Sunday, December 04, 2005


Disease resistance is one phenomenon where government controls could theoretically help. But -- suprise! -- it's not happening

A lethal bacterium which surfaces in people being treated with antibiotics is spreading in North America and has grown resistant to drugs, according to two studies published in the New England Journal of Medicine. According to one of the studies, a new, virulent and resistant strain of the bacteria Clostridium difficile broke out in eight US hospital centres between 2000 and 2003.

Provoked by antibiotics inside the intestines of hospital patients, the bacteria showed an ability to mutate and increase its resistance to drugs, the report said. Moreover, the bacteria, which infects the colon causing severe diarrhoea and colitis, a severe inflammation of the intestine, has begun showing up in patients not taking antibiotics or visiting hospitals. Symptoms include watery, malodorous diarrhoea and cramps.

A second study of 1703 patients in 12 hospitals in Quebec, Canada, demonstrated the lethality of the bacteria. Over 13 years the incidence of the bacteria grew fourfold in Quebec, and in 2004 it caused the deaths of 117 people in the first month after they were diagnosed. All of the victims were elderly. "Hospitals need to be conducting surveillance and implementing control measures. And all of us need to realize the risk of antibiotic use may be increasing," warned epidemiologist Clifford McDonald of the US Centres for Disease Control.

Scientists were concerned that Clostridium difficile -- so-named because of the difficulty in detecting it -- had become very resistant to fluoroquinolone antibiotics usually used to treat such infections. "If this epidemic strain continues to spread (...) it will be important either to reconsider the use of fluoroquinolones or to develop other innovative measures for controlling C. difficile-associated disease," said McDonald.



The full extent of Scotland's superbug crisis was spelled out yesterday in a report that showed a fifth of people who die following surgery were infected by bacteria such as MRSA. Latest figures show that of the 1,854 people who died after an operation, 376 of them were infected by a superbug such as methicillin-resistant Staphylococcus aureus (MRSA).

The figures will send a worrying message to the Executive. It has launched a campaign to eradicate such bugs, which cost the NHS in Scotland an estimated œ186 million annually for treatment, extended hospital stays and control of infections. Andy Kerr, the health minister, said last night that the number of surgical deaths from superbugs was "concerning".....

Superbug rates in Scottish hospitals have stayed consistently high since 2001, despite attempts to bring the drug-resistant infections under control. Staphylococcus is a common bacterium that lives harmlessly in the nose or on the skin of about 25-30 per cent of the population. Certain strains have become resistant to conventional antibiotics and collectively have been termed MRSA, or methicillin-resistant Staphylococcus aureus, the superbugs that can prove fatal. Experts have uncovered 17 strains of MRSA, with differing degrees of immunity to antibiotics, although two - clones 15 and 16 - are thought to be responsible for 96 per cent of the infections in the UK.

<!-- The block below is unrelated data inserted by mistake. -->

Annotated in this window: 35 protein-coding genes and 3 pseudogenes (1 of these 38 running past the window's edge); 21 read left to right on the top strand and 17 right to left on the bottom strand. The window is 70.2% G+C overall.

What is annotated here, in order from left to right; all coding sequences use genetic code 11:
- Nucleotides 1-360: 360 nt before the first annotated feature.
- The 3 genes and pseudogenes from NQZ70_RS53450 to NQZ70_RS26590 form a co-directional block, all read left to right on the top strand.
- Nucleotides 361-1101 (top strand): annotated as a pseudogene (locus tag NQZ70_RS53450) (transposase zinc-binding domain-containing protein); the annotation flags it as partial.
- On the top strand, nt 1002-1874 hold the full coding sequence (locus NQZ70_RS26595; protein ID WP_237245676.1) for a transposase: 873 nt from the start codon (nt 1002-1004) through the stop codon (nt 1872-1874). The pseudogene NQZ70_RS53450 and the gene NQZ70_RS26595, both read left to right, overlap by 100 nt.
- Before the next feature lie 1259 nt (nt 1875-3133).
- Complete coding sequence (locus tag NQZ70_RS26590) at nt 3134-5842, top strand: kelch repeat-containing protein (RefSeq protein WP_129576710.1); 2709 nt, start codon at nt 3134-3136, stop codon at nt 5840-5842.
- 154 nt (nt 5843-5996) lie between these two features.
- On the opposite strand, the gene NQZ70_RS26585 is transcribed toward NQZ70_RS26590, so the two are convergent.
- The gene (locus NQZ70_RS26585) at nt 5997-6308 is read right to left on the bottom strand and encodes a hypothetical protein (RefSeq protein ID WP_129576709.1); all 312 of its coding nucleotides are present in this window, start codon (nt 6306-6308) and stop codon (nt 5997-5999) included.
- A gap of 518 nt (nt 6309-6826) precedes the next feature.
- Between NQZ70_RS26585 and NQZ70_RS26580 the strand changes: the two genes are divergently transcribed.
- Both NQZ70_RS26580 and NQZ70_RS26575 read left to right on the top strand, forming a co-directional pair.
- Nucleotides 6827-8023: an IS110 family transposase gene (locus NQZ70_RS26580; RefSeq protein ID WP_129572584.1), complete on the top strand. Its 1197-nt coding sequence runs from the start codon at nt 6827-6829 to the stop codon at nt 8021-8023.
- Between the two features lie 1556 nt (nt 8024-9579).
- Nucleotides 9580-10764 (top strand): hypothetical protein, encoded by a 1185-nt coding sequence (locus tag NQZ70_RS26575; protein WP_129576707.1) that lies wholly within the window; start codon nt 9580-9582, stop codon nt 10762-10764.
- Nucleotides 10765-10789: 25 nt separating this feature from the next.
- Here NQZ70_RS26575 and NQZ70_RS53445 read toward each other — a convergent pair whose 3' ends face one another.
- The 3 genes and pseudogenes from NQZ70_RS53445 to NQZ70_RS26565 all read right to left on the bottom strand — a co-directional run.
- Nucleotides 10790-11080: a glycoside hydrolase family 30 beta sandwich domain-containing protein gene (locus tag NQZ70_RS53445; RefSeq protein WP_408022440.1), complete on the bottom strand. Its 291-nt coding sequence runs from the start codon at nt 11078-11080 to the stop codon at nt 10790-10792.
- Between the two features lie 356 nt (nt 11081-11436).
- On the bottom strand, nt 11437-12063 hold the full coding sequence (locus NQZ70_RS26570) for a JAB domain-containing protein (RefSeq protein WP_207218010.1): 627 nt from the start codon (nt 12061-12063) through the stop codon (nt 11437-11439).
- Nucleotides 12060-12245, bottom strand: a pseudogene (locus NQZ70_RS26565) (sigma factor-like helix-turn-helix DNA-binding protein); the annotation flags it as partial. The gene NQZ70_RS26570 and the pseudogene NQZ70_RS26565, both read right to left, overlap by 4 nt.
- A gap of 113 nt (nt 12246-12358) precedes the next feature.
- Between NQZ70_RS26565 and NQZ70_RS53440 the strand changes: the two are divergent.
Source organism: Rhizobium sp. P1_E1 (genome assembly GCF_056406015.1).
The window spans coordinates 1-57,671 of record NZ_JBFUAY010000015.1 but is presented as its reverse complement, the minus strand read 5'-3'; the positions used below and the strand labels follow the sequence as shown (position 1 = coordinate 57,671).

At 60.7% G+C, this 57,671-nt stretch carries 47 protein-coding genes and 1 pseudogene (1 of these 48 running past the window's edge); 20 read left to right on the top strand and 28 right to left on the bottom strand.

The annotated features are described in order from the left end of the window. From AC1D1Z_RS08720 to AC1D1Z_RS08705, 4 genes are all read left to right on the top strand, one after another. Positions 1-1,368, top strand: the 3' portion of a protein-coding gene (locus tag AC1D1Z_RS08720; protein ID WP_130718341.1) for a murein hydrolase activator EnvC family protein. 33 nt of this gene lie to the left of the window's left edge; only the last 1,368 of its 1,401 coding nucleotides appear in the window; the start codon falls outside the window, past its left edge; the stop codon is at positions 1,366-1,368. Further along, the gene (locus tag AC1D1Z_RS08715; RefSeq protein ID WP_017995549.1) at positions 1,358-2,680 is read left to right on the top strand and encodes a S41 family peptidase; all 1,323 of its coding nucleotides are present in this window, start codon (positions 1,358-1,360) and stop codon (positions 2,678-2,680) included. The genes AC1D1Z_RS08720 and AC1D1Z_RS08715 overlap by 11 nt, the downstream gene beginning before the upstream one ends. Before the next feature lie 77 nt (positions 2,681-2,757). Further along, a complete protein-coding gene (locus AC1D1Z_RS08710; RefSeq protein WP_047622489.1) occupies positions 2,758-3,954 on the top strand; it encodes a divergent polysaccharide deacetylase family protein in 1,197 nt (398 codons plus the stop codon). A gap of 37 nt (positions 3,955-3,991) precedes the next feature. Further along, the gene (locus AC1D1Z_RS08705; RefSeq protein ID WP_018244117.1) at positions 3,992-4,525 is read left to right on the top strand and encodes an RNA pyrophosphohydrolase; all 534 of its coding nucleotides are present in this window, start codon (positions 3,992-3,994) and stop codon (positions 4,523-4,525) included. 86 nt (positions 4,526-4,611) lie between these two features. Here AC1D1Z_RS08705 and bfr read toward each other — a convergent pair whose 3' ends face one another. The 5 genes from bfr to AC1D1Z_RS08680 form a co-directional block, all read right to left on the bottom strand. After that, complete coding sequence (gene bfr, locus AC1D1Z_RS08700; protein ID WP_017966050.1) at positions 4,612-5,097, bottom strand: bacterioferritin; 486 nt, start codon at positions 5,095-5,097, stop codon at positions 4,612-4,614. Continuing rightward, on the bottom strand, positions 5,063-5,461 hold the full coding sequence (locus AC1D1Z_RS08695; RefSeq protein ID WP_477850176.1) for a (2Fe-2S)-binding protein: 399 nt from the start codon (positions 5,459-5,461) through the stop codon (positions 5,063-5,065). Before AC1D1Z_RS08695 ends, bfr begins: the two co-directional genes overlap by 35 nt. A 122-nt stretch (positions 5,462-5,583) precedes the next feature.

Symptoms of infection vary depending on where the infection strikes. It may attack surgical wounds, burns, catheter sites, eyes, skin and blood. The risk to hospital patients is greater because wards tend to have a higher concentration of sick, old or weaker people than the general populace, and the environment provides ideal conditions such as communal wards, warm temperatures and shared toilets, for its spread. While rates of MRSA in Scotland are comparable with the rest of the UK, the incidence of the superbug in Britain is among the highest in Europe.....

The SASM report made clear that fewer patients are dying during and after surgery. The report, which reviews all deaths in hospital under the care of a surgeon whether or not an operation has taken place,- shows the number of people who died after being recommended for surgery in Scotland in 2004 was 4,091, compared with 4,478 in 2003. Of the 2004 figure, 1,854 had undergone surgery, while the remainder had died before an operation could be carried out.

Alexandra O'Neil, 57, was admitted to Edinburgh Royal Infirmary in July 1999 after falling down a flight of stairs and shattering her ankle. She died in agony nine months later from the MRSA bacteria, which is believed to have entered her body during a routine operation to place metal pins in her ankle. Mrs O'Neil's family were granted legal aid and are suing Lothian University Hospitals NHS Trust for œ100,000, claiming the hospital was negligent because it failed to prevent the spread of the MRSA infection. Doctors operated on Mrs O'Neil, of Lochend, Edinburgh, several times after they realised she was suffering from MRSA....

Mr Butler said the family had decided to take legal action because they believed the case would force hospitals throughout the UK to take drastic action to improve their levels of cleanliness......

More here


For greatest efficiency, lowest cost and maximum choice, ALL hospitals and health insurance schemes should be privately owned and run -- with government-paid vouchers for the very poor and minimal regulation. Both Australia and Sweden have large private sector health systems with government reimbursement for privately-provided services so can a purely private system with some level of government reimbursement or insurance for the poor be so hard to do?

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